How To Prepare For Plastic Surgery Operations

If you have an upcoming plastic surgery, your surgeon will provide you with a specific list of instructions and how you can best prep for the surgery. But before you receive these instructions, there are a few ways you can prepare for your operation and help ensure your body will heal quickly after the procedure. 

Meet With Your Primary Physician

Before scheduling any plastic surgery, meet with your primary physician to discuss the procedure you want and see how it will affect your current medical state, if at all. As your primary physician, they will be able to tell you how the procedure will affect you and whether you should have it soon or wait. 

If you have already had this discussion with your doctor or have already scheduled your procedure, you will still need to meet with your primary physician to receive medical clearance. Typically, this appointment takes place at least one month before your surgery. The point of medical clearance is to ensure you are physically healthy close to the appointment, thus reducing the risk of possible complications.

Avoid Alcohol, Nicotine, and Certain Medications

You should stop drinking, smoking, and taking certain medications at least two weeks before your procedure. All three of these substances can have adverse effects on your recovery and make you more prone to surgical complications.

This may be difficult to do for long-term drinkers or smokers. If you suspect it will be challenging to refrain from alcohol or nicotine, openly disclose this to your primary physician or plastic surgeon and discuss possible side effects.

Aspirin and any other blood-thinning products should also be avoided because they heighten the risk of excessive bleeding. Consult with your primary physician or plastic surgeon if you are on other medications; discuss whether you should (or can) lower the dosage or cut these out of your regime entirely until after you have recovered.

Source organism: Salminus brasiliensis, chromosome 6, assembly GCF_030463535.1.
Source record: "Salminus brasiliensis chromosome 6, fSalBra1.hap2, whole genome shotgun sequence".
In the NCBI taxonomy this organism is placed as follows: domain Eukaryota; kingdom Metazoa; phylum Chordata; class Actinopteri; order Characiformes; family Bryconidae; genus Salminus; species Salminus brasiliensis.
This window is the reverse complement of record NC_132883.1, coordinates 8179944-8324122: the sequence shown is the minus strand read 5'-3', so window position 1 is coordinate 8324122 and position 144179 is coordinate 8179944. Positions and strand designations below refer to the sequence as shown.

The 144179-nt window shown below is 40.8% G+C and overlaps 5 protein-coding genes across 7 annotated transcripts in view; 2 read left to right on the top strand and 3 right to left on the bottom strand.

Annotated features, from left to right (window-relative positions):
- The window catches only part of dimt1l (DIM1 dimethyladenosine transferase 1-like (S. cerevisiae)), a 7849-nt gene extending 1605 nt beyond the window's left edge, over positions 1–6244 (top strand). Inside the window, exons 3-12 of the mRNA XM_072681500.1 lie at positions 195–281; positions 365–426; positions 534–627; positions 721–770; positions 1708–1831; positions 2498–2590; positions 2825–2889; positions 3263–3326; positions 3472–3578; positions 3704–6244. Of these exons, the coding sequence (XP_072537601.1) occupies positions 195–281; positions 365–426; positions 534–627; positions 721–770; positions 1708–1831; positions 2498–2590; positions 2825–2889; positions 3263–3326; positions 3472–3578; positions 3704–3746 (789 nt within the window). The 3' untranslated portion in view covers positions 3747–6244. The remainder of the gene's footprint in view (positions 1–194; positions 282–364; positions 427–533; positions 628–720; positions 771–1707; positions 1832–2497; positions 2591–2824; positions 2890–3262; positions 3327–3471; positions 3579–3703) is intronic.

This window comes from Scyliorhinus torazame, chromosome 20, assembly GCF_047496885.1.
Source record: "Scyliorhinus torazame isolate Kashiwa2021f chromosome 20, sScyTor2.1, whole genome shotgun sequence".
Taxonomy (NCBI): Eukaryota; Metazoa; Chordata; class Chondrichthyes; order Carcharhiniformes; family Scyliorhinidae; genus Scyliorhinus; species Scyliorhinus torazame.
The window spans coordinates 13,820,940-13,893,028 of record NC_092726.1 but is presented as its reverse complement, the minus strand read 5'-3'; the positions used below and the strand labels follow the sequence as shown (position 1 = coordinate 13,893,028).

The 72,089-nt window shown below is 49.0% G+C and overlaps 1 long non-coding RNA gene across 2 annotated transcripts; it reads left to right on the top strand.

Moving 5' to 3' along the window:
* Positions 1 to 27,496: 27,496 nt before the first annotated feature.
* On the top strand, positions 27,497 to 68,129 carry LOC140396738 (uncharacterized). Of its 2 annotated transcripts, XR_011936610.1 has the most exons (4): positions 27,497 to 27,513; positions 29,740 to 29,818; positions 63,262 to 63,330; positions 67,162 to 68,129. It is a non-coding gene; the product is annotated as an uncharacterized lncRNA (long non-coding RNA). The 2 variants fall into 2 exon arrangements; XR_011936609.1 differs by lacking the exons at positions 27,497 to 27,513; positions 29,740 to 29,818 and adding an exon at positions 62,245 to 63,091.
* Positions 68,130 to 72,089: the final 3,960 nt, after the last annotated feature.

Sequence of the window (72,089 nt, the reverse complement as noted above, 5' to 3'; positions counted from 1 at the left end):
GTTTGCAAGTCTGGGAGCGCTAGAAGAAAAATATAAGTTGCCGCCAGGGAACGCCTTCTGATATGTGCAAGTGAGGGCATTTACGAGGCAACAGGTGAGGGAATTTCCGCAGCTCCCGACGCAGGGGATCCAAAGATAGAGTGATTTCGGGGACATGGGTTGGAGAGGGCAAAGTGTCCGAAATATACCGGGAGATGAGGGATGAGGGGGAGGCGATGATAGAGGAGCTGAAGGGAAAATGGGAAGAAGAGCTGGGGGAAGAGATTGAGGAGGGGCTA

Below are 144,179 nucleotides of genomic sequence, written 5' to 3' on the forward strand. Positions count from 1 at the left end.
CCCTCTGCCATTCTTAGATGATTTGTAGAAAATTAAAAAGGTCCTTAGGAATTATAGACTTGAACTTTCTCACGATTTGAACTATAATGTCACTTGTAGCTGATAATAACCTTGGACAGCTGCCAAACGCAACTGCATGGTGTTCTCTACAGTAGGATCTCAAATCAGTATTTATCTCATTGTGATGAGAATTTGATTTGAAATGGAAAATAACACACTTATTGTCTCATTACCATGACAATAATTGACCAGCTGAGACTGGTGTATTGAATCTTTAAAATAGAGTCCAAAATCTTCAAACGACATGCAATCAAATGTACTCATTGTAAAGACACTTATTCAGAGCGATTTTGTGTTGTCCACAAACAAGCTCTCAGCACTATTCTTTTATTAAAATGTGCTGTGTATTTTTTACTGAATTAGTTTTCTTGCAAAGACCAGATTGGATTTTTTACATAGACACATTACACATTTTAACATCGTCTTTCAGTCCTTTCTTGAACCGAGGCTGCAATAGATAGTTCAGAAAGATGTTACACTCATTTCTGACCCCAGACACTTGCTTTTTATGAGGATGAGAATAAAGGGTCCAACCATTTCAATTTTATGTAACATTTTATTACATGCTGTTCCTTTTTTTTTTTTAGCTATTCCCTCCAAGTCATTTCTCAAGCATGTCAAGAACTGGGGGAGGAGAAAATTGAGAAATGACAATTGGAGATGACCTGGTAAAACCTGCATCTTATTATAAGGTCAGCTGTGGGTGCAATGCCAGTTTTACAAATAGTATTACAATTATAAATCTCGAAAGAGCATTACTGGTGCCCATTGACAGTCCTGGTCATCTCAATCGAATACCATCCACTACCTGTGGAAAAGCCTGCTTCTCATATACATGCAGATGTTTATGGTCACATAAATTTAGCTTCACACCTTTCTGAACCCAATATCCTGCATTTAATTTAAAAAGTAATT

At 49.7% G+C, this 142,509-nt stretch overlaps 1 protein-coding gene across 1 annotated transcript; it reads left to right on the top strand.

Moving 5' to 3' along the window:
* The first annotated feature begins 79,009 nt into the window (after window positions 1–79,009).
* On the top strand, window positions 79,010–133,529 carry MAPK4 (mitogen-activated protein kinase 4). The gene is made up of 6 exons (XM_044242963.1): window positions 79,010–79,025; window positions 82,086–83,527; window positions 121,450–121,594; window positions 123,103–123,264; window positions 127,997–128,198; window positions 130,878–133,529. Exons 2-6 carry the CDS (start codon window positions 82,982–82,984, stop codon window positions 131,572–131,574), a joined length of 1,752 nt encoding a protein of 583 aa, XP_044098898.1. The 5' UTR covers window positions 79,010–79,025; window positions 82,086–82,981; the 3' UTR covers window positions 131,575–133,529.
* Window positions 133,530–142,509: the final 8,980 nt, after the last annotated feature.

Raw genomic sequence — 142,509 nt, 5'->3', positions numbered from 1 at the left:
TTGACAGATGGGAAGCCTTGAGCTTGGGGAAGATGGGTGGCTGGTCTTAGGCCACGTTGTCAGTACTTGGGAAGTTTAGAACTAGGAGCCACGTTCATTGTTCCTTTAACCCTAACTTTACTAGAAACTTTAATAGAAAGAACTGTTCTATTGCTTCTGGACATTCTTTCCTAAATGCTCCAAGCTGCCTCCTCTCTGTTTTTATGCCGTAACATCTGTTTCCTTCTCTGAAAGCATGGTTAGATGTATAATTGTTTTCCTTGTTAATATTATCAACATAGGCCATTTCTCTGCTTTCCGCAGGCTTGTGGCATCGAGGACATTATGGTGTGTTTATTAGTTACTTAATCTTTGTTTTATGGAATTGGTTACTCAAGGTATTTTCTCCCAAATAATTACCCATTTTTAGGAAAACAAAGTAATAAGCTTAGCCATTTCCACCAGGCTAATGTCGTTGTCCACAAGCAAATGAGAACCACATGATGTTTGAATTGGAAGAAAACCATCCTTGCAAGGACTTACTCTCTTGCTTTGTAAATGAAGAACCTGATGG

Increase Water, Fiber, and Physical Exercise

As there are certain substances you should avoid before your surgery, there are other things you should incorporate more of into your daily routine and diet. It is best to begin drinking more water, increasing your protein and fiber intake, and integrating more exercise into your lifestyle. The sooner you make these changes, the better prepared your body will be for the surgery and recovery period.  

Drinking more water is often the easiest change. You can either drink more water by itself or mix it with a flavoring to make it more appealing. In terms of diet, there are many sources of fiber and protein that you can add to your diet, such as nuts, fruits, vegetables, yogurt, lean meats, and fish.

Physical exercise is a broad category, but a good rule of thumb is to stick with whatever exercise you are most comfortable with. Any type of exercise is helpful, whether it is walking or weight lifting. However, be careful not to push yourself too hard or put too much stress on your body.

Have A Support System In Place

You will likely need help with daily activities after your plastic surgery. Depending on how extensive the procedure is, you may even need help to care for yourself. Arrange for help from friends, family members, or outside agencies.

If you are worried about how much help you will need, below are a few tips on how to reduce the workload post-surgery:

  • Transportation – Arrange for transportation to and from the surgery; have the driver’s contact information on hand in case your surgery runs long
  • Food – Stock up on quick meals, such as soup, and easy-to-eat foods like applesauce and oats; for extra prep, prepare and freeze meals ahead of time so that all you have to do after surgery is thaw, reheat, and eat
  • Entertainment – Plan for ways to keep yourself entertained after surgery; movies, books, puzzles, games, and crafting are all common ways post-op patients fend off boredom
  • Necessities – Gather all of your essentials together and keep them near your bed or wherever else you plan to recover; items such as phone chargers, medications, and visual or hearing aids should be kept nearby 

When arranging for care after your surgery, it is best to be open about how much help you will need and for how long. Arrange for care well in advance instead of waiting until the last minute so that family and friends can make sure their calendars and schedules are clear.